By Tina Comeau
Firefighters battled smoke, flames and cold temperatures at a house fire in South Ohio on Monday evening, March 17.
No one was home at the time the fire broke out and there were no injuries reported from the scene. Thanks to the efforts of people who came across the fire, pets inside the home were rescued.
The home belongs to a family of four. The couple and their two children, ages 17 and 12, were staying with relatives following the fire and the Canadian Red Cross has helped with emergency purchases such as clothing and food.
Firefighters and equipment from the Yarmouth, Lake Vaughn and Valley and District fire departments responded to the fire on Highway 340 in South Ohio. The call had come in around 6:15 p.m. It appears the fire had started in a barn at the back of the house. Despite the cold temperatures that were causing equipment to freeze – not to mention the paved road surface as well from water from the hoses, making it extremely slippery – firefighters were reportedly able to battle the blaze as it spread to the rear of the house and kept it contained to that part of the structure. Still, the wood-frame home was extensively damaged.
Motorists happening on the scene before the firefighters had arrived had noticed smoke coming from the vicinity of the house. Among them was Yarmouth County resident Angela Pottier and her fiancé Shawn LeBlanc, who were on their way to North Ohio when they saw smoke.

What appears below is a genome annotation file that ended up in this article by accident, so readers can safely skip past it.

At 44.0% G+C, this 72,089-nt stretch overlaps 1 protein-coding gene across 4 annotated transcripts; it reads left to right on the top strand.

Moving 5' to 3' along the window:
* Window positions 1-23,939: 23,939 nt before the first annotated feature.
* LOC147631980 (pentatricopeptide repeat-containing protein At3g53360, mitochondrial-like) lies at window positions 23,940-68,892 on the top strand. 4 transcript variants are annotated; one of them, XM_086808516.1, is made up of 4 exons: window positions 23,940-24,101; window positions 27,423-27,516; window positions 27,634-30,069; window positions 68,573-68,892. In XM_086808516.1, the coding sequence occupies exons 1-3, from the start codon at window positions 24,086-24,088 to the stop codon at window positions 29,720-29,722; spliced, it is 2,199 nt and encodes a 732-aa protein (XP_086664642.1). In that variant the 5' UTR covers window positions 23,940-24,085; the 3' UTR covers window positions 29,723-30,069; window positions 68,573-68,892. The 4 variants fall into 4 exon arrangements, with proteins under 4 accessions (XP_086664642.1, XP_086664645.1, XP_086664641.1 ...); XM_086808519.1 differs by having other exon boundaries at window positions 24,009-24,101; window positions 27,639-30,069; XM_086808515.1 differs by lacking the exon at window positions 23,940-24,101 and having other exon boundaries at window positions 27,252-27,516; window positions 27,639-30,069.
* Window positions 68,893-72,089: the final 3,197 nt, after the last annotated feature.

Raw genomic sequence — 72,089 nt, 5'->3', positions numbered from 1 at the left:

“At first I thought maybe people had set the fields on fire but as we got closer, we noticed black smoke barreling out from the attached barn behind the house,” says Pottier. “No one was around so I called 911. The 911 operator advised me that they thought another call about a fire in South Ohio had already been received but patched me through to the fire department to make sure. The fire department said they were on their way.”
She said by this point another person, Matt Challoner, had also driven up to the scene.
“For a few minutes we just sat waiting for the fire department to arrive and watched as the barn went up in flames. We weren't even sure if the house was occupied because we didn't see any vehicles and there are so many older vacant homes in the area, you just never know,” she says. But as the fire started to spread towards the rear of the house, she said she started to panic, even though they didn’t believe any people were inside the home. “I kept saying, ‘There could be animals in the house.’”
As another vehicle pulled up to the scene, Pottier says Challoner and LeBlanc decided to get a closer look to see if they could spot anything through the front door. They broke the door to go inside the home.
“Shawn says at first glance he could only see one little dog, but once they went in to rescue it they found two more dogs and a caged rabbit,” she says.
Pottier says another person on the scene, Christine Doucette and her boyfriend, assisted in the rescue and stored the animals in their truck until the family arrived at the scene.
Those on the scene had also hoped to retrieve some of the family’s belongings from inside the home as well, but Pottier says by then the back end of the home was in flames and the house was filling up with smoke, making it difficult to remain inside the home. She says when the fire department arrived the attached barn was collapsing and she and other bystanders heard some sort of an explosion, which they presumed to be a propane tank exploding.
“The power lines were down and sparking,” she added, saying she and other others on the scene were thankful they were able to get the animals out of the house.
“Living in an older home myself, I've always said it was a fear of mine that our house may someday catch fire and no one would rescue our pets,” says Pottier. “I'm just glad we were there at the right place and the right time.”
The cause of the fire had not been determined Monday evening.